Like the 1939 movie version of "The Wizard of Oz," Rachel Joyce's new novel, "Miss Benson's Beetle," starts out in black and white and then opens up into glorious Technicolor.

In 1950, World War II is over but England remains grim and gray, with food and goods still rationed and everybody ground down. "Streets were lined with broken buildings … you could go miles on the bus and not see a flower. Or blue sky."

Middle-aged schoolteacher Margery Benson is chafing at her dreary life, which feels like it's over before it has even begun. She pictures herself as "a beetle in a killing jar, dying slowly."

On the day that her students pass around a mocking cartoon depicting her as a lumpy woman with a nose like a potato and feet like planks, she has finally had enough.

She walks out of the classroom where she is teaching the loathed domestic sciences, inexplicably steals a fire extinguisher and a pair of boots from the teachers' lounge, gets on a bus, and heads off into a new life.

Many of Joyce's protagonists are middle-aged, unhappy characters, good people who are leading bland lives that hide intense psychic pain. They rashly plunge into some kind of irrational but liberating behavior — often, some sort of quest. Joyce's first novel, "The Unlikely Pilgrimage of Harold Fry," found the protagonist heading out from his home in the south of England to mail a letter — and then, instead, walking the letter to its destination in the north of England.

"Miss Benson's Beetle" follows this pattern in a general way, but it feels larger than Joyce's other books — more expansive, swashbuckling, a wild adventure. It is the best so far of her novels, and the most inspiring.

As a girl, the last bright moment in Margery Benson's life was the afternoon her gentle father introduced her to a book of amazing creatures — the Loch Ness Monster, the South African quagga, the golden beetle of New Caledonia. At the sight of the beetle, "her insides gave a lurch. … It was as if Nature had taken a bit of jewelry and made an insect instead."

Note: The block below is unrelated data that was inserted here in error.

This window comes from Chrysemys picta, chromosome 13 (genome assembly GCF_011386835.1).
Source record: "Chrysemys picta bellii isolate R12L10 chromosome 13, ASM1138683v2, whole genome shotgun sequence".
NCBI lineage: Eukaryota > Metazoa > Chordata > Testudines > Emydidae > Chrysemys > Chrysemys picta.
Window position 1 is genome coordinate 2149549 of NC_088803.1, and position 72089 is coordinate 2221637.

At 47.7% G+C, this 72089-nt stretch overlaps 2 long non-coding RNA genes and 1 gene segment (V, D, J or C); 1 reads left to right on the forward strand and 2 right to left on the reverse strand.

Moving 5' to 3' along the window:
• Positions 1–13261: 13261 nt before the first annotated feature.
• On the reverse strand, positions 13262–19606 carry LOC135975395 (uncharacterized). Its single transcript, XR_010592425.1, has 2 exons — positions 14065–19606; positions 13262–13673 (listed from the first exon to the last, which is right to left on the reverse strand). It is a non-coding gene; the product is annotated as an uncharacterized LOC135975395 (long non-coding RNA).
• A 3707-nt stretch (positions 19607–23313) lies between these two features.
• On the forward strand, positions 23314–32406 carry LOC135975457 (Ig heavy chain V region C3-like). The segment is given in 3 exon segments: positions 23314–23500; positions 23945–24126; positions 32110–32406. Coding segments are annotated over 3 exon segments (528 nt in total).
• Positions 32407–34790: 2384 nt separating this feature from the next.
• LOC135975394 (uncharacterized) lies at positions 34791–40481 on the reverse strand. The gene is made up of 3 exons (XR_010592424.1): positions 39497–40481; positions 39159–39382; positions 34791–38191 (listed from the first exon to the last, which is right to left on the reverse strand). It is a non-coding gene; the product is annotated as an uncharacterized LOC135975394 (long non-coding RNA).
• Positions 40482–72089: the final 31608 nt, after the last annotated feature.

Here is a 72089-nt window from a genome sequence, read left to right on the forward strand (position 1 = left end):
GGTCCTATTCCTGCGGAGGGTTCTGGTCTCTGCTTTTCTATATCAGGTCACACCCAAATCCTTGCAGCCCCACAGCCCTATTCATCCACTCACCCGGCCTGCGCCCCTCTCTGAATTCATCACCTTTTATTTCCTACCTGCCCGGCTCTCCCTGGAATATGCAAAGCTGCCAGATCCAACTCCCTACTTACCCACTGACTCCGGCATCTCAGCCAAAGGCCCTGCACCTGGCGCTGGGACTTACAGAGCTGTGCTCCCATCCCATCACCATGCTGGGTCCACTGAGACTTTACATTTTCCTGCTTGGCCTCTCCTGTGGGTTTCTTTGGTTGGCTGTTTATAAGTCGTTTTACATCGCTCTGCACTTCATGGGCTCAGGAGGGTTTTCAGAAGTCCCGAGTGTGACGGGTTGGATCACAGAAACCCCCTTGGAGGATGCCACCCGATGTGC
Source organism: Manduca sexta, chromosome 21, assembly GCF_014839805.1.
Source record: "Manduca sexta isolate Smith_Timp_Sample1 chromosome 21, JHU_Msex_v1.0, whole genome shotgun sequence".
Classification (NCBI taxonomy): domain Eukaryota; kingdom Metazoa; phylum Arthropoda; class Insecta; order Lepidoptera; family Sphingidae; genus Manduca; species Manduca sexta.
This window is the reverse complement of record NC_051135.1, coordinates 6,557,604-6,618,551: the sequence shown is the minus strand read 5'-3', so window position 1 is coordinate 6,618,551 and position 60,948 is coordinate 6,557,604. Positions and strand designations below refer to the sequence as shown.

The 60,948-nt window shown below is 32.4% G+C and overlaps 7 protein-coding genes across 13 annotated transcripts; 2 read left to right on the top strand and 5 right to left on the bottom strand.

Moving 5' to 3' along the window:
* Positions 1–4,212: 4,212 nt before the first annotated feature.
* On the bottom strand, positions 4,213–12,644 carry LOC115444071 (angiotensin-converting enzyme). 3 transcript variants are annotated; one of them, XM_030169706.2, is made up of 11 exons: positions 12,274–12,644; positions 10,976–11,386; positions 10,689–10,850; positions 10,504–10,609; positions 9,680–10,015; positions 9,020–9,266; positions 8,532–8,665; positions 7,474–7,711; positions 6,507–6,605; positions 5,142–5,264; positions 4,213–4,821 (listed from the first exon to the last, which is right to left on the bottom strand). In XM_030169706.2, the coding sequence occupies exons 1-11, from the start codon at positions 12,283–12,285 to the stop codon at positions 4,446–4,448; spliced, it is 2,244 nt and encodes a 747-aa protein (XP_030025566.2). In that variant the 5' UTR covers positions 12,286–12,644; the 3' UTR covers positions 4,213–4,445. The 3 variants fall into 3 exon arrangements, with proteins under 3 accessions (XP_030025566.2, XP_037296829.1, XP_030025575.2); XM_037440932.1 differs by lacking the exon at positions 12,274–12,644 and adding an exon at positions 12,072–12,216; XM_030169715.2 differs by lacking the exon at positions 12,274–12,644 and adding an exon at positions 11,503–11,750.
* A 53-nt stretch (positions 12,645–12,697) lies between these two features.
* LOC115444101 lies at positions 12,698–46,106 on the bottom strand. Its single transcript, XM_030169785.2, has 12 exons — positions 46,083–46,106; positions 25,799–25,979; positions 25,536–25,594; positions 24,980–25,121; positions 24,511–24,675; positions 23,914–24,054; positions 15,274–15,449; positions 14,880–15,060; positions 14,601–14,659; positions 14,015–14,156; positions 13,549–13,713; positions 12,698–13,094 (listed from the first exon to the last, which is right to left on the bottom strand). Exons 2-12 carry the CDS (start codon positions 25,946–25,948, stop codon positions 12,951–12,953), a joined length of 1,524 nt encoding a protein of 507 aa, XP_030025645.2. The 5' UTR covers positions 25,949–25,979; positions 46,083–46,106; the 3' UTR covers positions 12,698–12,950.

And so on the day that she steals the boots, Margery decides the hell with the domestic sciences; she will sail to New Caledonia and find that beetle.

It's a preposterous idea. Not only is the journey long and dangerous but the beetle most likely doesn't exist. But off she goes, with a paid companion she finds through the classified ads. Enid Pretty is feisty and tough, a blond woman in high-heeled boots who irritates Miss Benson by calling her "Marge." Somewhere along the way, Enid acquires a dog, which strains their relationship even more.

At the heart of the story is the slow, unlikely friendship that builds between the two women and how that friendship enables them both to grow stronger, more capable and more self-reliant. And if this sounds hokey, well, it's not. It's thrilling.

New Caledonia, the women find, is the opposite of postwar England, a lush, flower-filled, intoxicating place. "A golden-white beach on one side, palm trees with tops like feather hats. … Everything smelled of pine and frangipani. As the sun lifted, the sky flashed with bright colors. … All this newness, this strangeness. This wonder."

There are delightful flashes of humor in this novel — Margery's first attempt at sleeping in a hammock comes to mind — but this isn't a sweet book. The women don't always act honorably — they fight, they bicker, they betray each other. Secrets and hurt from their past threaten to jeopardize their present. Joyce is excellent at depicting their pain and revealing their failings, and she has no qualms about repeatedly placing her characters in harm's way.

As Margery and Enid sail across the ocean and trek up mountains, they are stalked by a man, a war-shattered soldier who has become obsessed with Margery. Where she goes, he follows. At first he's a month behind them, but as the gap begins to close, the danger grows palpable.

The closer Margery and Enid get to their goals, the tougher the obstacles. There is violence, there are harrowing scenes. The dog — oh, the dog.

The ending is not pat, nor fully happy. But it is hopeful. There is resilience, there is redemption, and there is beauty — great beauty. In Technicolor.

Laurie Hertzel is the senior editor for books at the Star Tribune. • @StribBooks

Miss Benson's Beetle

By: Rachel Joyce.

Publisher: Dial Press, 368 pages, $18 paperback.